Ending fgc in africa a look at four approaches
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Ending FGC in Africa: A Look at Four Approaches. November 6, 2000. Best source on this subject. 1999 World Health Organization report: “Anti-FGM Programmes in Africa: What Works and What Doesn’t” http://www.who.int/frh-whd/PDFfiles/Programmes. The approaches. Criminalization Education

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Ending FGC in Africa: A Look at Four Approaches

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Ending FGC in Africa:A Look at Four Approaches

November 6, 2000

Best source on this subject

  • 1999 World Health Organization report: “Anti-FGM Programmes in Africa: What Works and What Doesn’t”

  • http://www.who.int/frh-whd/PDFfiles/Programmes

The approaches

  • Criminalization

  • Education

  • Substitutive ritual

  • Intra-marrying pledge associations

  • Medicalization (On Wednesday)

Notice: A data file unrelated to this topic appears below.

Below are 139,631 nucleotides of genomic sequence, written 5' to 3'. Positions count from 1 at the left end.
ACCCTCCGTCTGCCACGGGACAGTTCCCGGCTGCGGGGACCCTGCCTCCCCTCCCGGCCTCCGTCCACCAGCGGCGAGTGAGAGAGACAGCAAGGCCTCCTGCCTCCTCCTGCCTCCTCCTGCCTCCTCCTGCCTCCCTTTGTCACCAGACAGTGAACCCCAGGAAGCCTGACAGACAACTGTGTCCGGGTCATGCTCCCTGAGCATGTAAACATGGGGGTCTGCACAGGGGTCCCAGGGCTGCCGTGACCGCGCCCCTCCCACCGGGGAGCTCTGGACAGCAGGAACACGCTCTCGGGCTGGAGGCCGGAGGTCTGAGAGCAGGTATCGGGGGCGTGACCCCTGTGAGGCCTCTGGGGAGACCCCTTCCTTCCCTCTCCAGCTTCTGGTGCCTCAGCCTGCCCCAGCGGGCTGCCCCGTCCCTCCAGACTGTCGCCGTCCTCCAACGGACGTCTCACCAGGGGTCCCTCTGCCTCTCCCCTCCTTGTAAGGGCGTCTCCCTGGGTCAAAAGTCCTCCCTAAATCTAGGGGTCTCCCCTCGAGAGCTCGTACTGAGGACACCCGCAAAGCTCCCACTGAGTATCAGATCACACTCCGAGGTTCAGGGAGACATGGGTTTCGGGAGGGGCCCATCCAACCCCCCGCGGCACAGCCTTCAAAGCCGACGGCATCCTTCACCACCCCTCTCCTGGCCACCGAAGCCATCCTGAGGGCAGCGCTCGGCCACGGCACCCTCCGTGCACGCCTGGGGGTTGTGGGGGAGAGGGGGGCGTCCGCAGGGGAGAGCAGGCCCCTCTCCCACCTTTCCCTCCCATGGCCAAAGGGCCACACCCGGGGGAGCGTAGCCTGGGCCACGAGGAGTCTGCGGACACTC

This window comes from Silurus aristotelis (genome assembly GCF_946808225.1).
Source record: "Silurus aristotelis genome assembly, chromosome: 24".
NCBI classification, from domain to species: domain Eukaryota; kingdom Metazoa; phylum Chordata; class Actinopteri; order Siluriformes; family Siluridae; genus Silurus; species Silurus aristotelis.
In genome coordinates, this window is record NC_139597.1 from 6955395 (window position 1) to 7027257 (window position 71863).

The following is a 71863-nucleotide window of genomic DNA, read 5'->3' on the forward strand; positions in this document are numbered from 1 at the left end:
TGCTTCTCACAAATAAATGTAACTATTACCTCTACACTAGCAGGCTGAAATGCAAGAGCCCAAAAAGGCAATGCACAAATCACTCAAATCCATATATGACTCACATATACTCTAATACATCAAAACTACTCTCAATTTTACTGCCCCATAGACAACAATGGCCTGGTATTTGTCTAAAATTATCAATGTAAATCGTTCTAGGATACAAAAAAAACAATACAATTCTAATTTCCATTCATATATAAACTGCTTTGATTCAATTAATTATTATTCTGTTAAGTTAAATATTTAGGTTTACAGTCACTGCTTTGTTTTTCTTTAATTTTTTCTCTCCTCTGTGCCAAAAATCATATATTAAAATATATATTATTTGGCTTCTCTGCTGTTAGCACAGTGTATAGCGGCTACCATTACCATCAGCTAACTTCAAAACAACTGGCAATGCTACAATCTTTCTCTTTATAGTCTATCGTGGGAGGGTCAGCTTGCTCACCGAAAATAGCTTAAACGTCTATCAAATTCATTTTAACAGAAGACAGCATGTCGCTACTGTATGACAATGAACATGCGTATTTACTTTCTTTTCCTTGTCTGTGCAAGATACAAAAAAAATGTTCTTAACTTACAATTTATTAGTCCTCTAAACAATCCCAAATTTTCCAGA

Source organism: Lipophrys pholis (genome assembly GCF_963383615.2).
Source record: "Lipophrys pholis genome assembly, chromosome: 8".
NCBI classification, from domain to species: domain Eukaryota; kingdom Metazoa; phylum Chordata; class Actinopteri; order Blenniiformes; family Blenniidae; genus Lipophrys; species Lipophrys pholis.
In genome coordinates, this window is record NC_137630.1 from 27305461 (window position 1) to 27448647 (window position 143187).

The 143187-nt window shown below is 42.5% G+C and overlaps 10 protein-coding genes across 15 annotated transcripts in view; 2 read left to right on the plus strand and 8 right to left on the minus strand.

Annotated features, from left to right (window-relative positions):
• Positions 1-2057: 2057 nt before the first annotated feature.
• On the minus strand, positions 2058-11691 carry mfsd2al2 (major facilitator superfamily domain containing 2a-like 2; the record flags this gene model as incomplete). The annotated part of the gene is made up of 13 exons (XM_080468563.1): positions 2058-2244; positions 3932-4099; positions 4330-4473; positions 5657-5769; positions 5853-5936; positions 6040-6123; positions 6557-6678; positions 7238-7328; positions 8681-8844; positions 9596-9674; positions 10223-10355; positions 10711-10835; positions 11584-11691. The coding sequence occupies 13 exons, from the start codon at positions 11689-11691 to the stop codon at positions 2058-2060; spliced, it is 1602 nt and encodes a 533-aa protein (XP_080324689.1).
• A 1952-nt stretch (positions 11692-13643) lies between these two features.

• In 1990s, growth in international pressure

  • modest growth in number of African governments banning FGC

  • of 24 countries with FGC, 8 have national bans

“Success” of criminalization

  • Criminalization supported by some anti-FGC groups as creating “supportive context”

  • PR offices and media highlight anecdotal “successes”: example of Burkina Faso’s National Committee on Excision

General governmental lack of will and means

  • 6 of 8 countries with national bans have no budget or special office to investigate cases

  • Burkina Faso and Ghana have budget and personnel, but few witnesses

  • Burkina Faso: since 1990, only 36 cases have gone to trial, only 10 are in jail

  • Ghana: since 1994, only 2 trials, both acquitted


  • Clandestinity

    • Drives FGC underground: night-time rituals, in forest instead of village; lookouts

  • Rashes

    • Kenya in 1992; Sudan in 1995; Gambia early 1990s

    • fears of new laws or enforcement lead to rashes

    • overall average decline in age of cutting (by 4-5 years)

    • decline in ritual (fear of discovery, disconnection from age)